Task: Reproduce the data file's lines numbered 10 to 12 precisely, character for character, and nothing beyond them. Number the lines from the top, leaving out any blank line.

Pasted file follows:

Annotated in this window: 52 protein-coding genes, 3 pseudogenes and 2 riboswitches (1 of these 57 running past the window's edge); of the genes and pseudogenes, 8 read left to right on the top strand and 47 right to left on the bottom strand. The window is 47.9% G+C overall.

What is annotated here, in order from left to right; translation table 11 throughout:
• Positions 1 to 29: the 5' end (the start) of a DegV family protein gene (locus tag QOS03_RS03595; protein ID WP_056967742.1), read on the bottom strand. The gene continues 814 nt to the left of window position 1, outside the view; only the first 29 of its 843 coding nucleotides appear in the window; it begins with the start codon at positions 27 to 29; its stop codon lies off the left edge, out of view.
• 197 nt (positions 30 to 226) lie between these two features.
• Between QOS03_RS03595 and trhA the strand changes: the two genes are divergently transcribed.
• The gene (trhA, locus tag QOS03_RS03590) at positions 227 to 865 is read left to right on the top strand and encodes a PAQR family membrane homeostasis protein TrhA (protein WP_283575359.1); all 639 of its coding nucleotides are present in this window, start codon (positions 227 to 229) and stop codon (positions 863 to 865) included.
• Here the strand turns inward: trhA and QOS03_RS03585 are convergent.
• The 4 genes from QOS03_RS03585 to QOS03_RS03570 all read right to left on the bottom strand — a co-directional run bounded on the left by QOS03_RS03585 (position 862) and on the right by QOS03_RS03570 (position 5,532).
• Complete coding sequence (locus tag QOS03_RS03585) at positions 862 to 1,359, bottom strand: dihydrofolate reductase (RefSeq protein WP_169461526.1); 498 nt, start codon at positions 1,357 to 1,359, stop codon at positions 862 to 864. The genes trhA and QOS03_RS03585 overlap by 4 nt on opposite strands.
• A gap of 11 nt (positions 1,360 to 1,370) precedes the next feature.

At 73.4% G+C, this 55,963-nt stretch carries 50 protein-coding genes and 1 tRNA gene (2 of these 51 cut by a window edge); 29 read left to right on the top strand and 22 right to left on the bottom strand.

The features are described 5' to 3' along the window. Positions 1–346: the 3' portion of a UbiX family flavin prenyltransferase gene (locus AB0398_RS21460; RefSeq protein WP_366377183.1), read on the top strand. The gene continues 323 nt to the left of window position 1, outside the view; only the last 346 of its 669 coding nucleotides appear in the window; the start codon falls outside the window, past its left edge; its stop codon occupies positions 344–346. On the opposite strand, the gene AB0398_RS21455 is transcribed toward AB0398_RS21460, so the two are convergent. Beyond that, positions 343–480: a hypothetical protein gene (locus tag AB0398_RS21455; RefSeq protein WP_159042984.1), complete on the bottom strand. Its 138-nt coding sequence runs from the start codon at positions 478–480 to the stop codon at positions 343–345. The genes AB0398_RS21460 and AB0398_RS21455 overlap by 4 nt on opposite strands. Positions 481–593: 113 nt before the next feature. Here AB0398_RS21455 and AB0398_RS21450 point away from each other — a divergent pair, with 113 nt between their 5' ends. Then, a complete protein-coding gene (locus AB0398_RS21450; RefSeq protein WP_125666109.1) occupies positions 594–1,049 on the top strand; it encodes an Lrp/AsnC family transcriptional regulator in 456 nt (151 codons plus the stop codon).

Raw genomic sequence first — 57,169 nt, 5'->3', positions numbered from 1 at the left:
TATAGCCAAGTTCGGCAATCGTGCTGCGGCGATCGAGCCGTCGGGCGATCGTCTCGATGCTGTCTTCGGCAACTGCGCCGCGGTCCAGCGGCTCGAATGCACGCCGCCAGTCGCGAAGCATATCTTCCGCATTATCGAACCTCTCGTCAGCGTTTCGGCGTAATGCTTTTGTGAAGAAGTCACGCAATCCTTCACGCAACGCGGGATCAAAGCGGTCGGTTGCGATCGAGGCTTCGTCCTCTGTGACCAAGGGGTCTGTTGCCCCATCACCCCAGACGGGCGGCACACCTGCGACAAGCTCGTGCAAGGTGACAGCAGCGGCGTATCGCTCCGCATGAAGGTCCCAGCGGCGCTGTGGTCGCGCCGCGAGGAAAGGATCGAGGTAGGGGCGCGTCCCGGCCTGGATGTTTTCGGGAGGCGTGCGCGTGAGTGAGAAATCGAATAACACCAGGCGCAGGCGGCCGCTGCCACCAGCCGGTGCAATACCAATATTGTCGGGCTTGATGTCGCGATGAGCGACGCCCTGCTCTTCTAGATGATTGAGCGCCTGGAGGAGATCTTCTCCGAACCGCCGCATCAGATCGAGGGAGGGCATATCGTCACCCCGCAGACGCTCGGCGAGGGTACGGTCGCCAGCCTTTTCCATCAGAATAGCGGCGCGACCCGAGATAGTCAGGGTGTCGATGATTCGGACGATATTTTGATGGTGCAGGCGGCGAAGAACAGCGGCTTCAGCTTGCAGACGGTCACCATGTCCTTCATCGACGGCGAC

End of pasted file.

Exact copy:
• A gap of 11 nt (positions 1,360 to 1,370) precedes the next feature.

At 73.4% G+C, this 55,963-nt stretch carries 50 protein-coding genes and 1 tRNA gene (2 of these 51 cut by a window edge); 29 read left to right on the top strand and 22 right to left on the bottom strand.

The features are described 5' to 3' along the window. Positions 1–346: the 3' portion of a UbiX family flavin prenyltransferase gene (locus AB0398_RS21460; RefSeq protein WP_366377183.1), read on the top strand. The gene continues 323 nt to the left of window position 1, outside the view; only the last 346 of its 669 coding nucleotides appear in the window; the start codon falls outside the window, past its left edge; its stop codon occupies positions 344–346. On the opposite strand, the gene AB0398_RS21455 is transcribed toward AB0398_RS21460, so the two are convergent. Beyond that, positions 343–480: a hypothetical protein gene (locus tag AB0398_RS21455; RefSeq protein WP_159042984.1), complete on the bottom strand. Its 138-nt coding sequence runs from the start codon at positions 478–480 to the stop codon at positions 343–345. The genes AB0398_RS21460 and AB0398_RS21455 overlap by 4 nt on opposite strands. Positions 481–593: 113 nt before the next feature. Here AB0398_RS21455 and AB0398_RS21450 point away from each other — a divergent pair, with 113 nt between their 5' ends. Then, a complete protein-coding gene (locus AB0398_RS21450; RefSeq protein WP_125666109.1) occupies positions 594–1,049 on the top strand; it encodes an Lrp/AsnC family transcriptional regulator in 456 nt (151 codons plus the stop codon).